The Baroque Houses of Lovech with their freshly painted façades are on the other side of the bridge and are a pleasant counterpoint of the Revival architecture, a window into Bulgaria’s urban life at the end of the nineteenth and the beginning of the twentieth century.

Discovering Staro Stefanovo (Old Stefanovo):The village is still one of Bulgaria’s hidden treasures. Small and authentic, it is located about 20 kilometres from Lovech, and although a hotel complex was built there is recent years, it still remains largely untouched by tourism. The road leading to it enters the village and does not go any further – it just merges into the river just after crossing the ravine. The village is quiet and mostly crumbling, although more and more houses are being renovated each year, and it is impressively beautiful. It has the shape of a horseshoe and in its middle stands a church from 1864, built by a craftsman from the town of Tryavna. Over the ravine to the right, the hollow trunk of a 1,300-year-old tree protrudes, and locals say a homeless man used to live inside it.

How to get there?

The distance to Lovech from Sofia is about 158 km, 72 of which are on the Hemus Highway. Lovech is located about 20 km north of the main highway linking Sofia to Varna, and the exit before the one for Sevlievo should be taken. To get to the village of Staro Stefanovo from Lovech, you take the road towards Troyan and 5 km after exiting the city, you turn left towards Kazachevo. You continue along that road until you see the Sofia-Varna highway above. The entrance to the village is 3 km further, and a sign marks the right turn to the ethnographic reserve of Staro Stefanovo.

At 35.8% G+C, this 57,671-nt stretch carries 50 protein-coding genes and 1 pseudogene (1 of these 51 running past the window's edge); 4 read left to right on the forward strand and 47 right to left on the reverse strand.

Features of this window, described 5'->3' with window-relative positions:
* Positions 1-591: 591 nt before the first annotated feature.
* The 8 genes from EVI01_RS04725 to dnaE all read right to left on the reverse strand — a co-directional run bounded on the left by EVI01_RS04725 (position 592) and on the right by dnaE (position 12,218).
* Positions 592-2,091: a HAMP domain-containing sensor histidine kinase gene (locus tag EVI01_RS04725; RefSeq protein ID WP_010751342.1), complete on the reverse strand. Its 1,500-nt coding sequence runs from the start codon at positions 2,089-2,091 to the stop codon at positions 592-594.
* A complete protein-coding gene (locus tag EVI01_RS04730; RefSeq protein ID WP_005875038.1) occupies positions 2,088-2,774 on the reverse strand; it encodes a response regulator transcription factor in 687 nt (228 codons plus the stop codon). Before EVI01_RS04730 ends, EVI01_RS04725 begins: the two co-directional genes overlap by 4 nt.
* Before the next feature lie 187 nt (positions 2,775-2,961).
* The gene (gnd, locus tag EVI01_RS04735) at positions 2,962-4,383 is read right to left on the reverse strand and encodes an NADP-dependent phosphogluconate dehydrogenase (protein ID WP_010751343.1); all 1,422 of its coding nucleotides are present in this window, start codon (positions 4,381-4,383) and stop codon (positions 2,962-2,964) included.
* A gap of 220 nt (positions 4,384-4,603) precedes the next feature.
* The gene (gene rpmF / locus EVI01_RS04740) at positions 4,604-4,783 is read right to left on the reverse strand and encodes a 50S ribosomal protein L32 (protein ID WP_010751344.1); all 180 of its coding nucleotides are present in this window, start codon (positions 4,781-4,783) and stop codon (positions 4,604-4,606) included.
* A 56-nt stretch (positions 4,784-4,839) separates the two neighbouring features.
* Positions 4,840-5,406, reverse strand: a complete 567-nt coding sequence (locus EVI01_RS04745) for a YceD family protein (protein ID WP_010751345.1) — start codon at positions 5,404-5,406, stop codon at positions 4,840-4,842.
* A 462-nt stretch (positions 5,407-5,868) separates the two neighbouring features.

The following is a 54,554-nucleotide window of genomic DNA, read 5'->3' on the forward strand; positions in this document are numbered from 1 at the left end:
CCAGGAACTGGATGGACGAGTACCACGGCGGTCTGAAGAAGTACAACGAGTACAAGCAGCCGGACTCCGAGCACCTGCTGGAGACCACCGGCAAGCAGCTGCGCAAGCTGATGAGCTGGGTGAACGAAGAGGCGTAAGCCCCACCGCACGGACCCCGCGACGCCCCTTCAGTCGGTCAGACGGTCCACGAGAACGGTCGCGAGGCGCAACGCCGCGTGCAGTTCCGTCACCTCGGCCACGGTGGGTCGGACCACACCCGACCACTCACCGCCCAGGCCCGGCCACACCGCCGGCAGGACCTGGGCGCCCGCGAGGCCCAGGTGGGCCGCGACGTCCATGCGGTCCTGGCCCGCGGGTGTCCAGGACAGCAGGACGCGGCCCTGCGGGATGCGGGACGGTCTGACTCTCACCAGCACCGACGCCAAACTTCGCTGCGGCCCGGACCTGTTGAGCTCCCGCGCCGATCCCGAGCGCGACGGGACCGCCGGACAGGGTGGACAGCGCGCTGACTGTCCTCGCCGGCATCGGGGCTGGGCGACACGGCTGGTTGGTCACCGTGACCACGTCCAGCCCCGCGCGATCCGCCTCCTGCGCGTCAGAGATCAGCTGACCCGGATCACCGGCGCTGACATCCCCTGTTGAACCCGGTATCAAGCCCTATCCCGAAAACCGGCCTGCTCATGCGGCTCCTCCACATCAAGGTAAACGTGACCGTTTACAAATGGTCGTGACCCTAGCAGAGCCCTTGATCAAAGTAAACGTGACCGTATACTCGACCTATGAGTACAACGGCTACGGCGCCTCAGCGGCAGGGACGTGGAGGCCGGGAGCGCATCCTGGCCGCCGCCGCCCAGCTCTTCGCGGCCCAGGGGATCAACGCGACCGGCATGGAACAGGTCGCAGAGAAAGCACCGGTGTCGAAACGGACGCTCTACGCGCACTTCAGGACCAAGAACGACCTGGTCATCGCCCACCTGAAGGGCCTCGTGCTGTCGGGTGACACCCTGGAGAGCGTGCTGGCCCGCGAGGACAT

Where to stay?

In Lovech:
The four-star Presidium Palace hotel (, 068 687 501) is for those who like modern chic: it is airy, shiny and comfortable. It is located between the row of Baroque houses and the river, although it doesn’t have direct access to its banks. The Varosha Hotel (, 068 603 377), on Todor Kirkov Square over the Covered Bridge, is a family place with a relatively good restaurant – Drakata. The small scale of all the buildings on the square is a welcome relief from big city spaces. Other interesting options are the Oasis Hotel next to the river, which has been furnished in a traditional style and boasts a decent restaurant with live music, and hotel Varosha 2003 (, 068 622 277) – a restored Revival house which serves breakfast in the garden.

In Staro Stefanovo:
The hotel complex Dedovite Kashti, which only recently opened for tourists in the village (+359 6910 2728), is housed in several restored houses. It also has a restaurant – Ranyata.

Where to eat?

The situation in Lovech is similar to that of Koprivshtitsa – it is filled with ‘ethno’ restaurants offering traditional Bulgaria dishes.

Drakata on Todor Kirkov square boasts an ambitious menu of national cuisine – the offerings vary from
kachamak – a dish similar to polenta: corn flour puree with cheese, and stuffed peppers to the “white man” desert, and the dishes are decently prepared. Three restaurants that have pleasant gardens and simple daily menus are Pri Voyvodite, Galeria and Varosha – all of them clustered around the ethnographic complex and the path to the Levski monument. Most places in town are quite noisy and seem to consider ceaseless music as a natural way to lift their clients’ mood. Even if that’s not your thing, the Revival atmosphere of the place is worth the effort.